Sebesta v. Davis, No. 16-1355 (7th Cir. 2017)Annotate this Case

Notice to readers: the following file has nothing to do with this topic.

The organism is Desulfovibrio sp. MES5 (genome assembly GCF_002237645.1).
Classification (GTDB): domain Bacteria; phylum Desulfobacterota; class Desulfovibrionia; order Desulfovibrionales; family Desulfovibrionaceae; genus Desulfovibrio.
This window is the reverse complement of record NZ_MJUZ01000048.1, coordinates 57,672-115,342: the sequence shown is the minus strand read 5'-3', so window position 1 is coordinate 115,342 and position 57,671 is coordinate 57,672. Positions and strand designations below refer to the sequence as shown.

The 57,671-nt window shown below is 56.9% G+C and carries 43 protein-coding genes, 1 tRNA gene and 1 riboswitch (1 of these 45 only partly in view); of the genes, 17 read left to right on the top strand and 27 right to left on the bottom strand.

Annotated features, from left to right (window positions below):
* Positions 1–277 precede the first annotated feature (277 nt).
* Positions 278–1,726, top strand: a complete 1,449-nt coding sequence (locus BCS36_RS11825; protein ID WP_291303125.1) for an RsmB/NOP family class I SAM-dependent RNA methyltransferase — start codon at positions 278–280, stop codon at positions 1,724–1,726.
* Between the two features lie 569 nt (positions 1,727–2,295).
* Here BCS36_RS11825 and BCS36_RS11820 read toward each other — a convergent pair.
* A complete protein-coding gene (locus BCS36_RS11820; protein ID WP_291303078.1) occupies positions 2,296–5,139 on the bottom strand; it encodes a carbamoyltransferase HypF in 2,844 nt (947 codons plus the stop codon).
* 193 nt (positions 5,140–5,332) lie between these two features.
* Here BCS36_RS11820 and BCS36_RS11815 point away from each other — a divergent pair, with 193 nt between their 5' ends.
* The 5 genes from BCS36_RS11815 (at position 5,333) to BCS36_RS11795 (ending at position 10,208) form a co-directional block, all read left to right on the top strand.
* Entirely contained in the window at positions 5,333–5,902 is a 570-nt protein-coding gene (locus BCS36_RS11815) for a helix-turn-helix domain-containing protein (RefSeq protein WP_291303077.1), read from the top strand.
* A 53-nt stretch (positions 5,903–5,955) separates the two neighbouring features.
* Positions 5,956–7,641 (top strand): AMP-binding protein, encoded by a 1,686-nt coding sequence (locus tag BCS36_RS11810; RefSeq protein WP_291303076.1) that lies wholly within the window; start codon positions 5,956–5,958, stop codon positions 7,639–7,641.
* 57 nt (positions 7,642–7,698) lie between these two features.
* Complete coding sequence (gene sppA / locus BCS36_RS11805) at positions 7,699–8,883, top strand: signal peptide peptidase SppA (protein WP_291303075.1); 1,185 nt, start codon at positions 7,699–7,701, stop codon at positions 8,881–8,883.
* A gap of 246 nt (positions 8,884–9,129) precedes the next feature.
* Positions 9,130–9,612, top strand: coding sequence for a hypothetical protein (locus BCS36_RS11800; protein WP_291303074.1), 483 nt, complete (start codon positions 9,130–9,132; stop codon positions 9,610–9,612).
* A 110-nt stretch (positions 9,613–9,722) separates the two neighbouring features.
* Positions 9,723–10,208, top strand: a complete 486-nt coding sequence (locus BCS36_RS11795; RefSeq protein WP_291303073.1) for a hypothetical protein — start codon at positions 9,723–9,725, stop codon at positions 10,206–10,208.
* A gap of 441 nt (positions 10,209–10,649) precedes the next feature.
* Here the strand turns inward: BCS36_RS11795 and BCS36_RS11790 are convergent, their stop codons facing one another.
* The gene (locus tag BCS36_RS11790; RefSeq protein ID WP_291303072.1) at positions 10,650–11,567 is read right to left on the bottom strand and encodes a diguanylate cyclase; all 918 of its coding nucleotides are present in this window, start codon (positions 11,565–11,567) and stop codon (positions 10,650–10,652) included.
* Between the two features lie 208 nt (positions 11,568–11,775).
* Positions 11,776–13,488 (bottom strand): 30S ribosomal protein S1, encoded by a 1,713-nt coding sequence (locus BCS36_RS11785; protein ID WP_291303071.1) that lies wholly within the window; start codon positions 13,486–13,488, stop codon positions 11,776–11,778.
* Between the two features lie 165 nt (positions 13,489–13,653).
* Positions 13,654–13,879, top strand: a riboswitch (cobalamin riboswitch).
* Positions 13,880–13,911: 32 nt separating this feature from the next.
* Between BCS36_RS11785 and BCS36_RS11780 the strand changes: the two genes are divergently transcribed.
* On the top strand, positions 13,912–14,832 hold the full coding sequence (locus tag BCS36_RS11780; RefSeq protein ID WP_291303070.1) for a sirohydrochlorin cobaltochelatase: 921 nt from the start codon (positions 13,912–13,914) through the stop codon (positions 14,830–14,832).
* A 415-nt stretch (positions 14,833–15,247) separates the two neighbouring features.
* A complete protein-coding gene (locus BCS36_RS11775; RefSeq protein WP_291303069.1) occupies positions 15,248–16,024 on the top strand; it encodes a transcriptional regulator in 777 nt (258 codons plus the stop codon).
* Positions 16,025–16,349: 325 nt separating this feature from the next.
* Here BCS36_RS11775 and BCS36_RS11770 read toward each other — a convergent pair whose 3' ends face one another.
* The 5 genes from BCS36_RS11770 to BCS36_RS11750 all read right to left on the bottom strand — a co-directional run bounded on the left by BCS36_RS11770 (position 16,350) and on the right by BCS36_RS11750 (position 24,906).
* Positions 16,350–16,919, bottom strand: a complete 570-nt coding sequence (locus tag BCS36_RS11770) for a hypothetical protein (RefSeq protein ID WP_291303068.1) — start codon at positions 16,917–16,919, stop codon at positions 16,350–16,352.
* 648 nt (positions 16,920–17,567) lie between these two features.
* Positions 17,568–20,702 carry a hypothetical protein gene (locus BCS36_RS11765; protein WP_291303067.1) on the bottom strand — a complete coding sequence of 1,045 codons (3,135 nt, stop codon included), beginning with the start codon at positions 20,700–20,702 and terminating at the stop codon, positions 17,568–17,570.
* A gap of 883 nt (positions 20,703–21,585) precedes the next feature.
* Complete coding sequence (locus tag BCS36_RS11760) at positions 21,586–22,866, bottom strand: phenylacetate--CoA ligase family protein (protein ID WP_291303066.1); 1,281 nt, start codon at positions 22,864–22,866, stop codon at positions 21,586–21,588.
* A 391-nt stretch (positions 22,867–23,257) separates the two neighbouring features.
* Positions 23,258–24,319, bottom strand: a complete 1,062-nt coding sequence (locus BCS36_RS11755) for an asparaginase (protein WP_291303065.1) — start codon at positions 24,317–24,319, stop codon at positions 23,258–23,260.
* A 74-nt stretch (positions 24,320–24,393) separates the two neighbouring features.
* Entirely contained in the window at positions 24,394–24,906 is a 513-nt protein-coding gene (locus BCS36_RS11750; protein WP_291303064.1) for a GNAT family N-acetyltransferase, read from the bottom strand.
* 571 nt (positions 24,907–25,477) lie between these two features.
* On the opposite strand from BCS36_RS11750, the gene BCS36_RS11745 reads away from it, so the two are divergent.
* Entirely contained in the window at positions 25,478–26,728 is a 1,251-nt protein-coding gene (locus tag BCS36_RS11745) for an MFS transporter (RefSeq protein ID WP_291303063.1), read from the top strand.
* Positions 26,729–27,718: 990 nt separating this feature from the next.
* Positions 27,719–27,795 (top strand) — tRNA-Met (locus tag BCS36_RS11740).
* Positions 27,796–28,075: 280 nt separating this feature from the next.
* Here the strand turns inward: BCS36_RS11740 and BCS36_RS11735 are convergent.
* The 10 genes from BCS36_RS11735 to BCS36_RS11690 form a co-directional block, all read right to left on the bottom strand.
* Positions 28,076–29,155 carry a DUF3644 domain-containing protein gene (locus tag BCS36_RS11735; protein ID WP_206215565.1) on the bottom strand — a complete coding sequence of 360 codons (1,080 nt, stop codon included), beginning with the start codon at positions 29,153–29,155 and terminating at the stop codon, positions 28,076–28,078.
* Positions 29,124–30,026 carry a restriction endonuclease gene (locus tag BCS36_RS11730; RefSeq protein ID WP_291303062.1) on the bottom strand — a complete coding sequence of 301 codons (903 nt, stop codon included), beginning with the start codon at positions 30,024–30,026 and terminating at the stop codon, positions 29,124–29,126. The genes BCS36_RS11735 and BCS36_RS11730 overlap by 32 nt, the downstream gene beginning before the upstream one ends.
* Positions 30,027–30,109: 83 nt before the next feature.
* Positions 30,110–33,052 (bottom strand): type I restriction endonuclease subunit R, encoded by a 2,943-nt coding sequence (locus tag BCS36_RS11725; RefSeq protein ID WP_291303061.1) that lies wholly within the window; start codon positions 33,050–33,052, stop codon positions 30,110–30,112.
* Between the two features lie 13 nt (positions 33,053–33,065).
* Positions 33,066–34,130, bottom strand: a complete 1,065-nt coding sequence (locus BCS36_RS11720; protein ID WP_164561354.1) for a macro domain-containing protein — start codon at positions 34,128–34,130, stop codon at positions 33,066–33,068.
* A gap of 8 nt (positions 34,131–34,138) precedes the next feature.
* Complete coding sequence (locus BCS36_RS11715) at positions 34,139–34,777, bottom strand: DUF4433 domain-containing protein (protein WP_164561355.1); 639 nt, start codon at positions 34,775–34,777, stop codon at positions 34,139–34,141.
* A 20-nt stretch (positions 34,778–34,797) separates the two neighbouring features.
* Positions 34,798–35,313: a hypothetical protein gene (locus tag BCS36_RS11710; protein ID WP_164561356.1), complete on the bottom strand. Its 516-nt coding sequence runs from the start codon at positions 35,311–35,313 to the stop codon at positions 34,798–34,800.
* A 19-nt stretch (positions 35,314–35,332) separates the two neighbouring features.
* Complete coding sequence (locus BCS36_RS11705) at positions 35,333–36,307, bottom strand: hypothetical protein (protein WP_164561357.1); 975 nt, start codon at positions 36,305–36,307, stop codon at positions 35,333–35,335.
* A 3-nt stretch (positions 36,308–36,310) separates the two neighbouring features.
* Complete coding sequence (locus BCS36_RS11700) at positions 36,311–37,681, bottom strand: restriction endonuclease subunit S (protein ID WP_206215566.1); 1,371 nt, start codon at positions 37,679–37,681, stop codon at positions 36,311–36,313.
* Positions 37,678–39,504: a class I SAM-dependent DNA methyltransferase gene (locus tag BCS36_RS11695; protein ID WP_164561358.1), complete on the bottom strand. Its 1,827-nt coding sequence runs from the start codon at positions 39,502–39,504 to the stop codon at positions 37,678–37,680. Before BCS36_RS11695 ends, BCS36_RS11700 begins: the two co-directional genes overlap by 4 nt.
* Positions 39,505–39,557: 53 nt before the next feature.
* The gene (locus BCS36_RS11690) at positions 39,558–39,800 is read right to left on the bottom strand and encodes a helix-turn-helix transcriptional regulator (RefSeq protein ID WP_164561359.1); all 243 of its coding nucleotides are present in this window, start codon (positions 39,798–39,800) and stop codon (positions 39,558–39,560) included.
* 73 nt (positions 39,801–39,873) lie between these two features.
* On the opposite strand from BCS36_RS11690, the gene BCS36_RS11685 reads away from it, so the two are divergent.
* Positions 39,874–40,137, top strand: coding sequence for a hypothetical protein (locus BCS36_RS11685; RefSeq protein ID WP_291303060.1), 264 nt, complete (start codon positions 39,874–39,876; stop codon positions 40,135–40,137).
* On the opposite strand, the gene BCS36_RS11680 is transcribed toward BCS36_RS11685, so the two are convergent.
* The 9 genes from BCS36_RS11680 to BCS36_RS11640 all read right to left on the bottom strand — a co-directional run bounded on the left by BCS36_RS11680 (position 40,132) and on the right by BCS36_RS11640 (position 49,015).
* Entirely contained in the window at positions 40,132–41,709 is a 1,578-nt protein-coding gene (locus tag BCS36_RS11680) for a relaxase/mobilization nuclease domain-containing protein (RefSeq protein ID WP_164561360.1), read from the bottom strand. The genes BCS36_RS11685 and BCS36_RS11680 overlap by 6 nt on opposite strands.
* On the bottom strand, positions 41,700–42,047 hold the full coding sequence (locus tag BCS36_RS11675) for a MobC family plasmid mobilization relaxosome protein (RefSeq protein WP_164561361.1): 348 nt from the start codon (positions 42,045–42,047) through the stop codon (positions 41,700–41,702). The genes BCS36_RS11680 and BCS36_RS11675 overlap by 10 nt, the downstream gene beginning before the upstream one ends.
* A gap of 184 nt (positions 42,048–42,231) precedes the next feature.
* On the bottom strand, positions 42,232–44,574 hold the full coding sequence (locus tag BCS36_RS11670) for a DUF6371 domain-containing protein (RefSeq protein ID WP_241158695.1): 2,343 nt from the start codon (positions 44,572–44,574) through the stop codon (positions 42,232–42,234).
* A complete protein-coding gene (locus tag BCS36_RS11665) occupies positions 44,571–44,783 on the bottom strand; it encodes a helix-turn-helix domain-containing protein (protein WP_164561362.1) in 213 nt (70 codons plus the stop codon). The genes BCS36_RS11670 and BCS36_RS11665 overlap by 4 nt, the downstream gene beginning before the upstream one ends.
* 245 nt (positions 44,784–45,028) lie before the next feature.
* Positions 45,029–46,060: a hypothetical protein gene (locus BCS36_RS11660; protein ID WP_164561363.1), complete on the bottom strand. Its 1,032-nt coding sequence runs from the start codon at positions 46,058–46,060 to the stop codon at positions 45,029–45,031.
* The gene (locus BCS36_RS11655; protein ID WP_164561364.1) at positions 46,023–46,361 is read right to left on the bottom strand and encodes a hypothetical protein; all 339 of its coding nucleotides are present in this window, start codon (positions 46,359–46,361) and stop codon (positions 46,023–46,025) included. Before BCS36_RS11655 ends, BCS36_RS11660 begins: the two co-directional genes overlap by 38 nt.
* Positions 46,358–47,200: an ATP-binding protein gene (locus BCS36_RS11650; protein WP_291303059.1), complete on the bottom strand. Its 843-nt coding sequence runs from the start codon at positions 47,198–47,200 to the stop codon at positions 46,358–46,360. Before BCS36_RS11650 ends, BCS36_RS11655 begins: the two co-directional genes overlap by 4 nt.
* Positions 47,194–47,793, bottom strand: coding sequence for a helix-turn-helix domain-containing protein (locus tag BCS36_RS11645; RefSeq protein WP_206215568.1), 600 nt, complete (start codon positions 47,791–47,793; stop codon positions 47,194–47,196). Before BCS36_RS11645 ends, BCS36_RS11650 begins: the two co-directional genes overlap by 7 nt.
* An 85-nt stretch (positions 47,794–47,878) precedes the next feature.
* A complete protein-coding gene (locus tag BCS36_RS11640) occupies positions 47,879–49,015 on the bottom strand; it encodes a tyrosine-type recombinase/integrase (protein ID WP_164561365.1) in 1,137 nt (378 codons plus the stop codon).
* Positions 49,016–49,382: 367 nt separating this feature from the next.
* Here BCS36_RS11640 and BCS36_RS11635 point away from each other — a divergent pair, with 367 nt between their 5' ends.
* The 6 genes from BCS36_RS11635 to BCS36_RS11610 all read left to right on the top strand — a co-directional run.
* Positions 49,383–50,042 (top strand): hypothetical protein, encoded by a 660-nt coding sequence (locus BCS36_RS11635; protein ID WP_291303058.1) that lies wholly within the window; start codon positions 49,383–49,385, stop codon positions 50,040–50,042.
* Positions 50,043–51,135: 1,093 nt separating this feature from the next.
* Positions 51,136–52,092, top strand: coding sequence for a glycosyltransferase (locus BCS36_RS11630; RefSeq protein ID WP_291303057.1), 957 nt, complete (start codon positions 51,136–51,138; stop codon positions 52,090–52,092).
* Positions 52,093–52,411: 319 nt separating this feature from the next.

In 2010, before her baby was born, Sebesta had both physical problems and a psychotic break. She had a history of mental illness. A hospital social worker harbored concerns about Sebesta’s ability to care properly for her newborn daughter and contacted the Illinois Department of Children and Family Services (DCFS), which conducted an investigation. Although DCFS employees pressured Sebesta to accept certain at-home services, they never removed Sebesta’s daughter from her custody. A year later, Sebesta brought suit under 42 U.S.C. 1983 and state common law, accusing the medical and DCFS defendants of violating her federal substantive due process right to familial integrity, by their acts of reporting, investigating, and “indicating” her. She also claimed invasion of privacy and intentional infliction of emotional distress. The Seventh Circuit affirmed summary judgment in favor of the defendants. Neither the hospital worker nor the DCFS employees stepped over any constitutional line. They reasonably dealt with a sensitive situation in which they had to decide what would serve the child’s best interest.